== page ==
Thorny CurvatureGraphs - why?

When I first started to learn Rhino more seriously (a few month ago) the CurvatureGraphs always looked so smooth, even when curves were visibly “bumpy”. The graph remained relatively smooth (rounded outer edges) even when I adjusted it in different ways as to show meaningful resolutions, aso.

But recently I started to see only very “thorny” graphs. It doesn’t seem to matter how I go about trying to smooth the curves out, the graphs are still thorny, spiky and disrupted.

The curves in the picture has degree 3, geometry irrelevant (not my model) just illustrating the “thorny” & spikyness).

So my question is:

Q: What is the typical cause for curvature graphs being “thorny” rather than having smooth transitions even when curves are obviously bumpy? Settings, or manipulations of the curves forcing them to become “thorny”, or something else?

// Rolf

Hi Rolf - hard corners in the graph are discontinuities in the rate of change of curvature. Graphs like the one you show are often from more complex curves, such as projected curves, or trimmed edge curves or refit curves . My guess is that this curve is quite dense - in many cases the shape can be drawn with a simpler curve, but of course, not always…

Keep in mind that the scale matters - even small g3 discontinuities can be blown up to look dramatic with a high enough scale on the graph.


Thank you for your reply.

Then I understand why my curves became thorny (have to make complex support geometries in order to derive my final curves, often ending up with slight rate change" discontinuities.

Is there any simple fix for the “rate change” discontinuities? I’ve tried like FitCrv etc, but to no significant avail.

// Rolf

Hi Rolf, I think this depends on the degree of the curve. Curves with degree 2 don’t have curvature continuity, so the curvature graph will break, higher degree numbers like 3 or 5 should give a better continuity in curvature. What degree is your curve? What happens if you run ChangeDegree command with deformable set to yes and put a higher number?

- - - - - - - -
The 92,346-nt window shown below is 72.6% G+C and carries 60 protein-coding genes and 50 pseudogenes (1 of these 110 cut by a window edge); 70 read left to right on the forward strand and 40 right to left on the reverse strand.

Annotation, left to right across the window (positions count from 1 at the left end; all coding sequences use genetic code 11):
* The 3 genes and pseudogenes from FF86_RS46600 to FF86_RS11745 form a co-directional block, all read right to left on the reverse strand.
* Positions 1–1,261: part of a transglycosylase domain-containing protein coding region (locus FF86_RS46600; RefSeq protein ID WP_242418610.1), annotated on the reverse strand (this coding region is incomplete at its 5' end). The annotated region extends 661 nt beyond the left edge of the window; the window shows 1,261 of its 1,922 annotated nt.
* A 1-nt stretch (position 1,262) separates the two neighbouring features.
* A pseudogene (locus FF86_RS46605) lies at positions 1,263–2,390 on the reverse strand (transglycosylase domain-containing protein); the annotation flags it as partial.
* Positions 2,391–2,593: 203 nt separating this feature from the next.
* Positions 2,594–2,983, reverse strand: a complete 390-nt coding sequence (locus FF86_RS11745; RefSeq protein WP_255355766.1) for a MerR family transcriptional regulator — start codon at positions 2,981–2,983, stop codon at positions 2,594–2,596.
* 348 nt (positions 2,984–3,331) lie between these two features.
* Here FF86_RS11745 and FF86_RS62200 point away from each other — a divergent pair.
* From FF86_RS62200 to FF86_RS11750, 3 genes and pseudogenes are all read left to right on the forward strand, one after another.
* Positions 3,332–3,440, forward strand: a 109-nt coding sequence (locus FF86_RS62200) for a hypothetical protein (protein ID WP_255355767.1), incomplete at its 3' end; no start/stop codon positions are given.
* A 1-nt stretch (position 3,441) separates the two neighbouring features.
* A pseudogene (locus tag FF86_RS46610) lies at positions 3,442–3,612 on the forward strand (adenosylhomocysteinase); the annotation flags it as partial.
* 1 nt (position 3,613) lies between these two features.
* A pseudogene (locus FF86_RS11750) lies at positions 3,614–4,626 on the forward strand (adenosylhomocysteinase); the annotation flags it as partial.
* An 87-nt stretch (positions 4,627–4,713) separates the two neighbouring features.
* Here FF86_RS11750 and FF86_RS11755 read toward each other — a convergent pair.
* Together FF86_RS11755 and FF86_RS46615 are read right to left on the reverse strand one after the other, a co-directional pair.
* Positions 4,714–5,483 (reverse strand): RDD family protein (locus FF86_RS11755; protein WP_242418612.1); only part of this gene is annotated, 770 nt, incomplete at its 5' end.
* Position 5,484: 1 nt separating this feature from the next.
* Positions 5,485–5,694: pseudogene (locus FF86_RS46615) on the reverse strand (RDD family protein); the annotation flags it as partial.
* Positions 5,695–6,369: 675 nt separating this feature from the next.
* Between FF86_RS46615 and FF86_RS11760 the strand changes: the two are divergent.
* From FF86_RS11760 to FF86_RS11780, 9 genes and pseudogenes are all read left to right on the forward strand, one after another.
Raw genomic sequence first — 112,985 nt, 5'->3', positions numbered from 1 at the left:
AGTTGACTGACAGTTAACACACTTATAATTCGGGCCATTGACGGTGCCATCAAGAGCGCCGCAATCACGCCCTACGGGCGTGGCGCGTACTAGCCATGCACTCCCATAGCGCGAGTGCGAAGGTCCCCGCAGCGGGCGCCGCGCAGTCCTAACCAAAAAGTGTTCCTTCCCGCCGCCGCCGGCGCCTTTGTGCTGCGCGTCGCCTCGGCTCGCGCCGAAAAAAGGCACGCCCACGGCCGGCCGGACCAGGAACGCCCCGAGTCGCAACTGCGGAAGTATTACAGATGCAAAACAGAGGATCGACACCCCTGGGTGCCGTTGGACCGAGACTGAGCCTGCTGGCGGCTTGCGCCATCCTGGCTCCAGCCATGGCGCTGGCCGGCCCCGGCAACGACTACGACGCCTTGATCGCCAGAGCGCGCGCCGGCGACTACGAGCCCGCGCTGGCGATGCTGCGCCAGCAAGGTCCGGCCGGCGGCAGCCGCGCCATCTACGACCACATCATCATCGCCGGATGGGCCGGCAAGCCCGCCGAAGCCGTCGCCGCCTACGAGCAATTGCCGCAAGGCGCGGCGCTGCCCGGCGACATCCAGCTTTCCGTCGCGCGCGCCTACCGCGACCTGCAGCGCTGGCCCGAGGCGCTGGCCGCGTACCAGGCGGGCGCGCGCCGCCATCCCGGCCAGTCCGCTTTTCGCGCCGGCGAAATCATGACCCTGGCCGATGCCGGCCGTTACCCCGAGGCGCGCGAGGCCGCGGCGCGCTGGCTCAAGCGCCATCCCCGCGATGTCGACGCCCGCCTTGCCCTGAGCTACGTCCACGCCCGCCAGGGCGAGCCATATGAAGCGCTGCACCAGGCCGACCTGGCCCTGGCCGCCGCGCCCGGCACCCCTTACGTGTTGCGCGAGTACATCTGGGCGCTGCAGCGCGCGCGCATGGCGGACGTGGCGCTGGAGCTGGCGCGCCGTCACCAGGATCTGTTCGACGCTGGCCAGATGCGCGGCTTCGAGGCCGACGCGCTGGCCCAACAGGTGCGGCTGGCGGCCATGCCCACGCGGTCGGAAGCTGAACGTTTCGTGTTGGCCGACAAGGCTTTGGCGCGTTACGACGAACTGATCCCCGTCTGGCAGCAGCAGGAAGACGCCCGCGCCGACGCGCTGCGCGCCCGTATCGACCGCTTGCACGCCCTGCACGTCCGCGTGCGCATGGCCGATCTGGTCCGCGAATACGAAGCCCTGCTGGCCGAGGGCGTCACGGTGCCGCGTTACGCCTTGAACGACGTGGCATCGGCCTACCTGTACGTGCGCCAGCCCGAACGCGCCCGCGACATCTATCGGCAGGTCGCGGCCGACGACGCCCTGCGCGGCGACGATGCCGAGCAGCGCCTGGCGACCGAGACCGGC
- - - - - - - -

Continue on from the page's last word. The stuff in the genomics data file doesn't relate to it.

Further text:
Hi mire,
The degree in the pictured graph is 3 (not my model though), but I have other curves like that in my own models.

I have tried just that (changing the degree, to 3 or 5), but that doesn’t help. As pascal pointed out, the structure is disrupted somehow (the distribution or distance between between the ControlPoints?).

I have tried different things, but have not been very sucessful in fully healing such spiky curves.

For the future I hope to find ways to deal with this problem. Best of course would be to avoid it to occur in the first place, but certain workflows simply ends up in such curves. For now I guess I will simply have to accept that it takes more experience to know in advance which workflows most likely will lead to these “bad quality” curves, and so I have reasons to explore different workflows as to avoiding the disruptions in the first place.

// Rolf

I wonder if it isn’t down to the curves being multispan? Try using only single spans and see what the difference is. This is of course much more work…

Yes, multispan is often the case, due to the need to have cuts where to attach perpendicular curves, then joining again, and then the “thorns” will disclose something about the history behind that curve…

(Wonder if the thorns disappear if merging (instead of joining) such curves, hm, why do I doubt it?)

Must find other ways to build up the “support” curves for building up network curves used for guiding surfaces,other than chopping them off like that.

Edit: Intersection POINTS

If the Intersection function would be able to set a point in the intersection between a surface and a curve, then the need for cuts would disappear. Haven’t seen that there’s any such Osnap either (unless I have missed it).

// Rolf

Have you tried Fair command?

Hm, thank you for reminding me about Fair, which I had forgotten.

I think I have tried it, but I’ll try again to see if Fair had a problem only in a specific case.

// Rolf